City Ballet of London (CBL) are back on the road, with some new dancers, a new ballet master, funding from Associated Newspapers (still nothing from the ARTS Council) and a nice line in Latin dance pieces.
At just over 20 dancers they remain a compact troupe performing bills by established choreographers while commissioning new works as well. Their latest VIVA bill features works by Hans van Manen, Robert North, and Christopher Hampson who, stretching his wings now that he has left English National Ballet (ENB), is also the new Ballet Master. A nice job he seems to be doing too, with more slickness on display than perhaps one has normally associated with CBL for a while.
As a choreographer Hampson has steadily been getting more adventurous in his shows, and Canciones is the most adventurous to date. The piece is split into several distinct parts and uses a Flamenco singer and dancer - Rosario Serrano - accompanied by two, ballet dancer, couples
The start is gripping with all the dancers clapping in flamenco fashion and eventually bringing forward the steps which slowly take over. The boys in the piece do no conventional steps, though their partners (Emma Greenhalgh and Oxana Panchenko, both excellent) get to do pointe work and the pdd for each couple bears the usual Hampson hallmarks - graceful, smooth, flowing but fast, work with some unusual lifts and couplings.
The work of the four is split by Serrano who is a mature flamenco performer, but as they do, amazes you with the sassiness with which they move. But at first her singing particularly seemed tentative and nervous and they need to dial up the volume some more as well.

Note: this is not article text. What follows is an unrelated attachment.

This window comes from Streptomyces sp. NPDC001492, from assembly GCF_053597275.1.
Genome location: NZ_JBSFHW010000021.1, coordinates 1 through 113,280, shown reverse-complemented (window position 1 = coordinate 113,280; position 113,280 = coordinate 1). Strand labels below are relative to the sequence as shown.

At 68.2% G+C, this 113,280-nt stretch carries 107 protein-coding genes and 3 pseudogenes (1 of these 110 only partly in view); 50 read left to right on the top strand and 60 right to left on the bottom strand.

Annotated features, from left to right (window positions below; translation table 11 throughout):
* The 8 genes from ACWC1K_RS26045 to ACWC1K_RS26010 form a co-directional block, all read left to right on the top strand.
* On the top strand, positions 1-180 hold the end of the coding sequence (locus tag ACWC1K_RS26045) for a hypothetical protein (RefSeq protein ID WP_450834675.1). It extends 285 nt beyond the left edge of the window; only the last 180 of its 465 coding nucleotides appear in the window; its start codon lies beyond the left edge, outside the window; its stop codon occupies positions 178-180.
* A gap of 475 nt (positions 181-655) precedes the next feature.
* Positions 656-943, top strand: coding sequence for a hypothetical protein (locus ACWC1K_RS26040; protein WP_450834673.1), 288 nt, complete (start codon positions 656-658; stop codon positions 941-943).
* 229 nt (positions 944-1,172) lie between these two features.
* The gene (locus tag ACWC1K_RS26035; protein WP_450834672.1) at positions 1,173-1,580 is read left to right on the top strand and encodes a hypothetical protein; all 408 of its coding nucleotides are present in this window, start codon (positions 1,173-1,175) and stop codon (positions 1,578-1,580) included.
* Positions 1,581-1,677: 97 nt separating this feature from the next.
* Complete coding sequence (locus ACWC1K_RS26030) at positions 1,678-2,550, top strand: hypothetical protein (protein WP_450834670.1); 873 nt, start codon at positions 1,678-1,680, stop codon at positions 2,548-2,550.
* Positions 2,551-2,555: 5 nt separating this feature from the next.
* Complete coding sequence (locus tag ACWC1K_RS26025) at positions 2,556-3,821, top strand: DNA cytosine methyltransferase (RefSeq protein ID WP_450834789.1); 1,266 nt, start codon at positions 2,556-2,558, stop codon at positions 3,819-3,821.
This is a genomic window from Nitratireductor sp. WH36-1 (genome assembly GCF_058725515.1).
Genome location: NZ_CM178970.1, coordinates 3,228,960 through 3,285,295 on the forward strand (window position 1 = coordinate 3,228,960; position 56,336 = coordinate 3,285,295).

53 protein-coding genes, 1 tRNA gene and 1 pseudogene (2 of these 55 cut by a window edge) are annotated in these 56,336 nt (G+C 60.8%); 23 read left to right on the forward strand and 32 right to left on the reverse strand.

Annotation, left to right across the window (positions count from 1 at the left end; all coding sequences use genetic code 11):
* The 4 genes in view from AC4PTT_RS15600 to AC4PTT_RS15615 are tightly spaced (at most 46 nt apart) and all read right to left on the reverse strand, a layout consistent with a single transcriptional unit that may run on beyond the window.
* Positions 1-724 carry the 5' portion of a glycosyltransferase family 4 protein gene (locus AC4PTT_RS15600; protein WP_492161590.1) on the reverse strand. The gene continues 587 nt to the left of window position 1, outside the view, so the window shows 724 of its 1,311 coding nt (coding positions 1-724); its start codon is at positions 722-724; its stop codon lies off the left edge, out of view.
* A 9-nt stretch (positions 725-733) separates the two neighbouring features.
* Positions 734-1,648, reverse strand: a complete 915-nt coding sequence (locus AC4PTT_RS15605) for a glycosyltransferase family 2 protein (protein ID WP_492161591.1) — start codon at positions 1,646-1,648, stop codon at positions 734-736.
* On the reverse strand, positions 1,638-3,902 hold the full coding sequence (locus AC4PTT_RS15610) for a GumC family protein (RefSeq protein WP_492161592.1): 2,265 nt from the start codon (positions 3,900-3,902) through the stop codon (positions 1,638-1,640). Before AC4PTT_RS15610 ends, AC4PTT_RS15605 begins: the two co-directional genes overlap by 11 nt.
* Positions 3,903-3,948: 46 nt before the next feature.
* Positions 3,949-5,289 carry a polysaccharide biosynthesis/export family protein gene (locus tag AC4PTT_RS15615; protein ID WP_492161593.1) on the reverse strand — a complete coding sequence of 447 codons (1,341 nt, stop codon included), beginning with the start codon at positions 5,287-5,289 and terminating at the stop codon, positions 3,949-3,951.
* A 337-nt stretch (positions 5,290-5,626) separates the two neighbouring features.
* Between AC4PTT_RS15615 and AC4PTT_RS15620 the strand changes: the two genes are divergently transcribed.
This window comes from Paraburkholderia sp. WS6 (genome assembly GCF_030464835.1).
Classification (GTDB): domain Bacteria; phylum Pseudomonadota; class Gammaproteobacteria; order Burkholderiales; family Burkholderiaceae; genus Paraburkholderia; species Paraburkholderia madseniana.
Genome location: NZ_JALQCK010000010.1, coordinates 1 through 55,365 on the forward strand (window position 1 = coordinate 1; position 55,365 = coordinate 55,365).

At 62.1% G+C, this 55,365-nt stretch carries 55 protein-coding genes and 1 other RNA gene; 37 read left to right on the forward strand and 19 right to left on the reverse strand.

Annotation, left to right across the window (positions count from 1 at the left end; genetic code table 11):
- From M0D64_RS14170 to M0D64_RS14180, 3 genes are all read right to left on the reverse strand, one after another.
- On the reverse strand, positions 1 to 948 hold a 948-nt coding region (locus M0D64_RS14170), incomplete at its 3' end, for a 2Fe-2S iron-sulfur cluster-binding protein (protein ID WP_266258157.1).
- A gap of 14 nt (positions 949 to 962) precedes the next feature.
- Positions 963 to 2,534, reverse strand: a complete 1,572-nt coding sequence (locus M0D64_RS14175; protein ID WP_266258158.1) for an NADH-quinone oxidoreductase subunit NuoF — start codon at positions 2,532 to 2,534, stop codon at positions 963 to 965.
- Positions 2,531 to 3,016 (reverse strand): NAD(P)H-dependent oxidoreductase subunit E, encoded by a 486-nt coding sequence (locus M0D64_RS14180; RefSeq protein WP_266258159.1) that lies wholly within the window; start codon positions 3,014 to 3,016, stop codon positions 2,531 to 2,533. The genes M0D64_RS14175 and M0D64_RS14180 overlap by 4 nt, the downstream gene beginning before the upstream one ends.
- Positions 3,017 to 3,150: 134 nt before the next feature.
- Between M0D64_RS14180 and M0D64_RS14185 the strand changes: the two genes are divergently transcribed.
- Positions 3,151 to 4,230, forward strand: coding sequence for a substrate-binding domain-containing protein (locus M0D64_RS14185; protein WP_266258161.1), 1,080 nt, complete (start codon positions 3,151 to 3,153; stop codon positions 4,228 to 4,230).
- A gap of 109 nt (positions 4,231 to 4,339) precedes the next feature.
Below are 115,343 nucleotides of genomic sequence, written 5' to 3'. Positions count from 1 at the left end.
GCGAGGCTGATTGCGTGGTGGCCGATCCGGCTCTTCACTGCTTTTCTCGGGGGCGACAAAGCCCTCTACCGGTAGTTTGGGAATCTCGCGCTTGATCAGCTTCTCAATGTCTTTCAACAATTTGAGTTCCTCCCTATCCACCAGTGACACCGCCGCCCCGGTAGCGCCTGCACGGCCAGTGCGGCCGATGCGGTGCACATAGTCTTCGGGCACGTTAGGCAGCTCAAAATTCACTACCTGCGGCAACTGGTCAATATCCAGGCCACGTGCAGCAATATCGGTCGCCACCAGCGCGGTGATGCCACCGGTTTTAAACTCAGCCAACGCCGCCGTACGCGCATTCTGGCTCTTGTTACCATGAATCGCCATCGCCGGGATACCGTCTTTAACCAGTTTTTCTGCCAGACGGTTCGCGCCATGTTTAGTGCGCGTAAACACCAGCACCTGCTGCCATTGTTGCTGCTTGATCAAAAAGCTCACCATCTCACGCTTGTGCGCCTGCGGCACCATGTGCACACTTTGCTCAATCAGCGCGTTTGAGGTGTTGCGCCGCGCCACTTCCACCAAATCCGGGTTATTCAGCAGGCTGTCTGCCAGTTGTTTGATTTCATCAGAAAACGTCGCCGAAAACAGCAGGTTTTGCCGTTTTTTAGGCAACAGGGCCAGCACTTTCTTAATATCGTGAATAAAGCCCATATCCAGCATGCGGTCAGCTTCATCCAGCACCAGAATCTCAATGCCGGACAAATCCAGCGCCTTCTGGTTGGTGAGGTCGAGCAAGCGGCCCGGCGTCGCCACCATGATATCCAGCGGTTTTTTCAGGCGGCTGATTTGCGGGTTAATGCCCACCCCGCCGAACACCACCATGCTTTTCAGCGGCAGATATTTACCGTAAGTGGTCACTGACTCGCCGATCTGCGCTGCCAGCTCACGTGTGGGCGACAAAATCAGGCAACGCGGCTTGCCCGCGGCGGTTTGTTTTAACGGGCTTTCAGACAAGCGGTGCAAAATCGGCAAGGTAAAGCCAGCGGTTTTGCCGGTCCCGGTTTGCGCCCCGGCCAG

The set, by Bruce French, was more adventurous too - featuring a dusty striped wall and hammock - warm, high summer days it said and it usefully added to the atmosphere of a courtyard garden in which people come and go.
The music was by Albinez, arranged for piano, but one can't help but wonder what it would have been like to the Mannuel de Falla which was originally planned. But it remains a pleasure tracking Hampson's choreography and I'm really pleased that he is pushing forward with new ideas all the time. Canciones has a lot going on and he should feel pleased (though as is the way with choreographers he won't of course!).
Five Tangos, the van Manen piece, opened the show and is a classy and thoughtful reflection on different aspects of Tango. BRB have this in their repertoire but if anything it looked smarter here. It was led out by Emma Greenhalgh and Benito Marcelino, he naturally all Latin and she elegant and stately. Its perhaps wrong to compare but I can't resist saying that she has the same feel about her as Darcey Bussell. Shame to say that I never really noticed Greenhalgh at ENB (from whence she springs), but now one sees a marvellous dancer at effectively principal level.
Robert North's Entre Dos Aguas rounded off the evening in the appropriate way - light, fast, easy fun and the most obvious group piece of them all. If the van Manen and Hampson pieces are essentially thoughtful reflections of tango, albeit springing from a ballet base, Entre Dos Aguas is 100% tango flavouring (E499B) added to rich chicken stock dance to create a Spanish version of pot noodle! And it's just great.
Joanne de Souza really enjoyed herself and looked more at home than in the classical pieces I've seen her in before. Peter Ottevanger looked less happy though and in the Don Quixote pas de deux, which was squeezed in mid-show, he seemed to have a thoroughly rotten time with little of the panache and finish there really needs to be.
CBL remain the company that everybody wants to see prosper and a UK ballet world without them would seem wrong. Funding remains problematic, but they seem to be finding their feet and are looking more solid and together than ever. This is a an enjoyable programme and they thoroughly deserve all our support.